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This question already has an answer here:

How do insert lines of text into file after a particular line in unix ?

Background: The file is an autogenerated textfile but I manually have to edit it every time it is regenerated to add in 4 additional lines after a particular line. I can gurantee that this line will always be in the file but I cannot guarantee excalty what line it will be on so I want the additional lines to be added on the basis of the position of this line rather than adding to a fixed rownumber. I want to automate this process as it is part of my build process.

I'm using Mac OSX so I can make use of unix comand line tools, but Im not very familiar with such tools and cannot work out how to do this.


Thanks for the solution, although I havent managed to get them working yet:

I tried Sed solution

sed -i '/<string>1.0</string>/ a <key>CFBundleHelpBookFolder</key>\
' /Applications/

but get error

sed: 1: "/Applications/SongKong. ...": invalid command code S

and I tried the bash solution


    while read line; do
      echo "$line"
      if [[ "$line" = "<string>1.0</string>"]]; then
        cat mergefile.txt    # or echo or printf your extra lines
    done < /Applications/

but got error

./ line 5: syntax error in conditional expression: unexpected token `;'
./ line 5: syntax error near `;'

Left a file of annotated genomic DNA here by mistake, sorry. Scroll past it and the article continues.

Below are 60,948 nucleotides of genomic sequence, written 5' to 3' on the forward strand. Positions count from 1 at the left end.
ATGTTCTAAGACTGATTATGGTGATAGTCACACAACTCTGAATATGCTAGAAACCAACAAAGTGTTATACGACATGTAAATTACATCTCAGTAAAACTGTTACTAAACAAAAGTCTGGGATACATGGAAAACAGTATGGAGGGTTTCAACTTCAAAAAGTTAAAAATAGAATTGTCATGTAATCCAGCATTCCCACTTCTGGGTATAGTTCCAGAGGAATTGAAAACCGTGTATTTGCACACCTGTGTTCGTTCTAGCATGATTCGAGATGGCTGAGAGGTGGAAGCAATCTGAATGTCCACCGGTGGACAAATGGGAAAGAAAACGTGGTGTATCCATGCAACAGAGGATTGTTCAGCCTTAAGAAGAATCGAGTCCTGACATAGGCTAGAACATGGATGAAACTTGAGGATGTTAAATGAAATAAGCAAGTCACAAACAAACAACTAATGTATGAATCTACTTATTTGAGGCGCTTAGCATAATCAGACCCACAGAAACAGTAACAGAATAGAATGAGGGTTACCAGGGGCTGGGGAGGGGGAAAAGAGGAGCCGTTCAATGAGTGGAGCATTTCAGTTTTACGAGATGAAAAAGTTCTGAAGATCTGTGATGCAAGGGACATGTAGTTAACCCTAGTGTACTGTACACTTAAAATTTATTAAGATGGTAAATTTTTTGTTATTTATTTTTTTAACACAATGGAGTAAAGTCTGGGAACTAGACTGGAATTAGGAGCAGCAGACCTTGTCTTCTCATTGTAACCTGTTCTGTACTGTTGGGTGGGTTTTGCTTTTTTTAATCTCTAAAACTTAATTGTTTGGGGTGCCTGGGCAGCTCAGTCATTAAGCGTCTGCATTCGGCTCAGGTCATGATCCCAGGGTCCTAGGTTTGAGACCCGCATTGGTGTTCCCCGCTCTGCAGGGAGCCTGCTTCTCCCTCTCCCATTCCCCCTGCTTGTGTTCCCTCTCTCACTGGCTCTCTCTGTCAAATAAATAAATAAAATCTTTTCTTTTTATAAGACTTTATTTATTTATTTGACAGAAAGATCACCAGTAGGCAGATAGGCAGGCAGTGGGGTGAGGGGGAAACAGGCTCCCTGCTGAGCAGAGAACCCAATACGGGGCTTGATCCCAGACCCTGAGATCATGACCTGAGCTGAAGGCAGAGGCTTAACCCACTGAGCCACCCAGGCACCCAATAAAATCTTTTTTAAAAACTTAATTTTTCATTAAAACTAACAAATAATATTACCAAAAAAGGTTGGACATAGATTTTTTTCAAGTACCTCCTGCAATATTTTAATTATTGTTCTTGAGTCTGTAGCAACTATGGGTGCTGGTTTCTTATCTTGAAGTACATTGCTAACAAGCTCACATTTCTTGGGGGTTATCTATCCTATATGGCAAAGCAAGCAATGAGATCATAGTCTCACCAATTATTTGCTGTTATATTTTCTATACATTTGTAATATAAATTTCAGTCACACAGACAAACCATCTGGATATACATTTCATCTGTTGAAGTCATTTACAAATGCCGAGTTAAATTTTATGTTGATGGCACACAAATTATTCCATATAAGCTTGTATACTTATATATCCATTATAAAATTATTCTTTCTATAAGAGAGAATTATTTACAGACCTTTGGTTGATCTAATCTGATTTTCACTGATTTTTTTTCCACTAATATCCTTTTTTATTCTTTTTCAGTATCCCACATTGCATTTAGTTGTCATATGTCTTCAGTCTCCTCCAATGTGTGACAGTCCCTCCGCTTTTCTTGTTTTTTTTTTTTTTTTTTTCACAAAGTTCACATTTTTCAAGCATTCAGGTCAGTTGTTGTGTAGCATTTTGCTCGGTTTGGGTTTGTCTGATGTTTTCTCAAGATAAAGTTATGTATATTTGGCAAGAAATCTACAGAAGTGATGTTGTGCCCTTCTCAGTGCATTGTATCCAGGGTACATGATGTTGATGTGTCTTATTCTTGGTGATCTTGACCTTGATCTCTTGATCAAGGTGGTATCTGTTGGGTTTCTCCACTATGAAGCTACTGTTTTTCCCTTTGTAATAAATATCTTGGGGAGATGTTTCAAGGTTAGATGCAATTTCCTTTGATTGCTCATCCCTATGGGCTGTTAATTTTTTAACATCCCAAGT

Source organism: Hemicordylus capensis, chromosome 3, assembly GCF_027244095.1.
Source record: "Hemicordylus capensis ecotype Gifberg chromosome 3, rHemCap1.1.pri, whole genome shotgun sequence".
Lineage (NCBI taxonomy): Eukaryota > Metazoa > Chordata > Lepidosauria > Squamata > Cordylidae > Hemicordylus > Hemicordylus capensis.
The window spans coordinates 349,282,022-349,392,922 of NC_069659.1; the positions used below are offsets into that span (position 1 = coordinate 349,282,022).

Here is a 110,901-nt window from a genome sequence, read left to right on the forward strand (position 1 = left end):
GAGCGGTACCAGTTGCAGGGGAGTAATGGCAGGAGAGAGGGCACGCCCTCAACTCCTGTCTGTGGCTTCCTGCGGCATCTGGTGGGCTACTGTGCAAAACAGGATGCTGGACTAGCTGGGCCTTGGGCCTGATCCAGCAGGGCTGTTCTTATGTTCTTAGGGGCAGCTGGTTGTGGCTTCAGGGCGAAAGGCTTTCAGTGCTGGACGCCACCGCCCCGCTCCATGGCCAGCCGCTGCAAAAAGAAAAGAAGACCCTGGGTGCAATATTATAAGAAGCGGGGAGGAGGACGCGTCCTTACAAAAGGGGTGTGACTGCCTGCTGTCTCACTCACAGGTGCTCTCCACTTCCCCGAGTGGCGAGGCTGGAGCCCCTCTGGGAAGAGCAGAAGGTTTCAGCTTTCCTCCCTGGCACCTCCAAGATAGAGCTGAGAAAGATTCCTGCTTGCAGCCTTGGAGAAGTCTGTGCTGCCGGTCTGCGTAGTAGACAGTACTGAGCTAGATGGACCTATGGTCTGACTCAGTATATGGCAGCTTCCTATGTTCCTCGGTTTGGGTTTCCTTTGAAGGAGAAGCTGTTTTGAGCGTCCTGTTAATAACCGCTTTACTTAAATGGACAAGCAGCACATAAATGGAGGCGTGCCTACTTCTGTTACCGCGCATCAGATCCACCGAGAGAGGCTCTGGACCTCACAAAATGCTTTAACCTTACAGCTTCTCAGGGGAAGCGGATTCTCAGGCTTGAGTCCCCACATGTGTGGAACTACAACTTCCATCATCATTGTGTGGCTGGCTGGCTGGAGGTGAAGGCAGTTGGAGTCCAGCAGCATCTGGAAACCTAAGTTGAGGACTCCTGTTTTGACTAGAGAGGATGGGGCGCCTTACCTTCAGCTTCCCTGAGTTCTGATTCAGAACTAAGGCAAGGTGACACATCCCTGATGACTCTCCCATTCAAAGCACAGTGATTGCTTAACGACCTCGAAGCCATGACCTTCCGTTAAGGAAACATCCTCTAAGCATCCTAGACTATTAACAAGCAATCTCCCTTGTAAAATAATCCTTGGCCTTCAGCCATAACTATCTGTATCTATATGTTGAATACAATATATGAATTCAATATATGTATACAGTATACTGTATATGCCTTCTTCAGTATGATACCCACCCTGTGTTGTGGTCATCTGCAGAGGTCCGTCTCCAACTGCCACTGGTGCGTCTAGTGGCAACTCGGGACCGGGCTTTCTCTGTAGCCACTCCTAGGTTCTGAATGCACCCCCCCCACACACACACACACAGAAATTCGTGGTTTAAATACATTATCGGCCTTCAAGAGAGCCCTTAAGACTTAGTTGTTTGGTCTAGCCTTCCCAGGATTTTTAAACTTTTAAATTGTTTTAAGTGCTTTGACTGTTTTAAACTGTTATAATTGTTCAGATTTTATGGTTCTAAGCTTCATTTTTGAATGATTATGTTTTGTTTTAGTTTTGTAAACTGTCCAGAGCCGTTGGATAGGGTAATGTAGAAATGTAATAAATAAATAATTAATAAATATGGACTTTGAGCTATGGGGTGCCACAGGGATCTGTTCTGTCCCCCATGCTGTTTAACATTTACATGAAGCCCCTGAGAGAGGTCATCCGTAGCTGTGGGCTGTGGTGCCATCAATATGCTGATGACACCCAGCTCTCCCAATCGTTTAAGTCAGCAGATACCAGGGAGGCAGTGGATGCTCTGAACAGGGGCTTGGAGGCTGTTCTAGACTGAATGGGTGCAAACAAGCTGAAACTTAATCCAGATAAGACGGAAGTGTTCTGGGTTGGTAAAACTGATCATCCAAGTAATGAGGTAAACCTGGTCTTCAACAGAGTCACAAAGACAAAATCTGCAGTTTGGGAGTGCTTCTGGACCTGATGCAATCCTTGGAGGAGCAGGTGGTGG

./ line 5: `  if [[ "$line" = "<string>1.0</string>"]]; then'

EDIT 2 Now working, i was missing a space


    while read line; do
      echo "$line"
      if [[ "$line" = "<string>1.0</string>" ]]; then
        cat mergefile.txt    # or echo or printf your extra lines
    done < /Applications/
share|improve this question

marked as duplicate by tripleee, Thor, amon, MrSmith42, Julius Feb 17 '13 at 0:03

This question has been asked before and already has an answer. If those answers do not fully address your question, please ask a new question.

How is this file auto-generated? Can you fix the generator? – Johnsyweb Feb 16 '13 at 12:04
No I cant, the generator is not provided by me, maybe in the longterm it will be fixed (I have raised an issue ) but not in the short term. – Paul Taylor Feb 16 '13 at 12:12
Did you try searching? This is a very common question. – tripleee Feb 16 '13 at 12:15
up vote 0 down vote accepted

Another way to look at this is that you want to merge two files at some point in one of the files. If your extra four lines were in a separate file, you could make a more generic tool like this:


  SEARCH=ARGV[1];    # Get the search string from the command line
  delete ARGV[1];    # Delete the argument, so subsequent arguments are files

# Collect the contents of the first file into a variable
NR==FNR { 
  ins=ins $0 "\n";

1    # print every line in the second (or rather the non-first) file

# Once we're in the second file, if we see the match, print stuff...
$0==SEARCH {
  printf("%s", ins);    # Using printf instead of print to avoid the extra newline

I've spelled this out for ease of documentation; you could obviously shorten it to something that looked more like triplee's answer. You'd invoke this like: